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Neural Plasticity
Volume 2017, Article ID 9807512, 11 pages
Research Article

Thalamocortical Connectivity and Microstructural Changes in Congenital and Late Blindness

1Danish Research Centre for Magnetic Resonance, Centre for Functional and Diagnostic Imaging and Research, Copenhagen University Hospital Hvidovre, Hvidovre, Denmark
2Department of Applied Mathematics and Computer Science, Technical University of Denmark, Kongens Lyngby, Denmark
3Department of Neurology, Copenhagen University Hospital Bispebjerg, Copenhagen, Denmark
4Laboratory of Neuropsychiatry, Psychiatric Centre Copenhagen, Copenhagen, Denmark
5School of Optometry, Université de Montréal, Montréal, QC, Canada
6BRAINlab, Danish Centre for Sleep Medicine, Rigshospitalet, Department of Clinical Neurophysiology, University of Copenhagen, Copenhagen, Denmark
7Department of Radiology & Biomedical Imaging, Yale University, 300 Cedar Street, New Haven, CT 06520, USA

Correspondence should be addressed to N. H. Reislev; kd.rmcrd@ranin

Received 24 November 2016; Revised 2 February 2017; Accepted 19 February 2017; Published 13 March 2017

Academic Editor: Jiawei Zhou

Copyright © 2017 N. H. Reislev et al. This is an open access article distributed under the Creative Commons Attribution License, which permits unrestricted use, distribution, and reproduction in any medium, provided the original work is properly cited.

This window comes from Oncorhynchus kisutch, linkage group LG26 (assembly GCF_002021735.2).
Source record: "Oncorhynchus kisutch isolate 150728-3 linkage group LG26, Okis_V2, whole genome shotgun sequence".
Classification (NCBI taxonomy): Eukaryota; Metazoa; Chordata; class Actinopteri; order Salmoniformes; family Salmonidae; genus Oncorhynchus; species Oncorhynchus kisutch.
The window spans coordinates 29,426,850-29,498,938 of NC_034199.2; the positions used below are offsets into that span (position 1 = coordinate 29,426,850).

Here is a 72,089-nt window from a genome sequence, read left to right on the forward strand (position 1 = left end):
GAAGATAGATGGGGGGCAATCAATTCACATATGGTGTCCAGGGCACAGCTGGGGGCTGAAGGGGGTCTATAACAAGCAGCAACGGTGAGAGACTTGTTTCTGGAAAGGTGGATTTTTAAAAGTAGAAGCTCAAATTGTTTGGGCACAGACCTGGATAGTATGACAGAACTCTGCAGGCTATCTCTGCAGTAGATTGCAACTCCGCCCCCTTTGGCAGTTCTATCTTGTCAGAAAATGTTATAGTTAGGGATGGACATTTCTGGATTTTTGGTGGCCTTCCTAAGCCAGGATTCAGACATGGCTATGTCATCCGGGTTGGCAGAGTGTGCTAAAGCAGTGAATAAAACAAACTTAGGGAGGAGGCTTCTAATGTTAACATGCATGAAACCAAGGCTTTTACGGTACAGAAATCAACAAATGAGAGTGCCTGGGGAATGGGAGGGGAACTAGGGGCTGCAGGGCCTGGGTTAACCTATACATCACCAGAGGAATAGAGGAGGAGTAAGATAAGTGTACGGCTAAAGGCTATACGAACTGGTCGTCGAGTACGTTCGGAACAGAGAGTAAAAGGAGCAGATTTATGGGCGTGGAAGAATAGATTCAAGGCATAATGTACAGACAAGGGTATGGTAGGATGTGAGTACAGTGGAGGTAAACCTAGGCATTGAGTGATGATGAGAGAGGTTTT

There is ample evidence that the occipital cortex of congenitally blind individuals processes nonvisual information. It remains a debate whether the cross-modal activation of the occipital cortex is mediated through the modulation of preexisting corticocortical projections or the reorganisation of thalamocortical connectivity. Current knowledge on this topic largely stems from anatomical studies in animal models. The aim of this study was to test whether purported changes in thalamocortical connectivity in blindness can be revealed by tractography based on diffusion-weighted magnetic resonance imaging. To assess the thalamocortical network, we used a clustering method based on the thalamic white matter projections towards predefined cortical regions. Five thalamic clusters were obtained in each group representing their cortical projections. Although we did not find differences in the thalamocortical network between congenitally blind individuals, late blind individuals, and normal sighted controls, diffusion tensor imaging (DTI) indices revealed significant microstructural changes within thalamic clusters of both blind groups. Furthermore, we find a significant decrease in fractional anisotropy (FA) in occipital and temporal thalamocortical projections in both blind groups that were not captured at the network level. This suggests that plastic microstructural changes have taken place, but not in a degree to be reflected in the tractography-based thalamocortical network.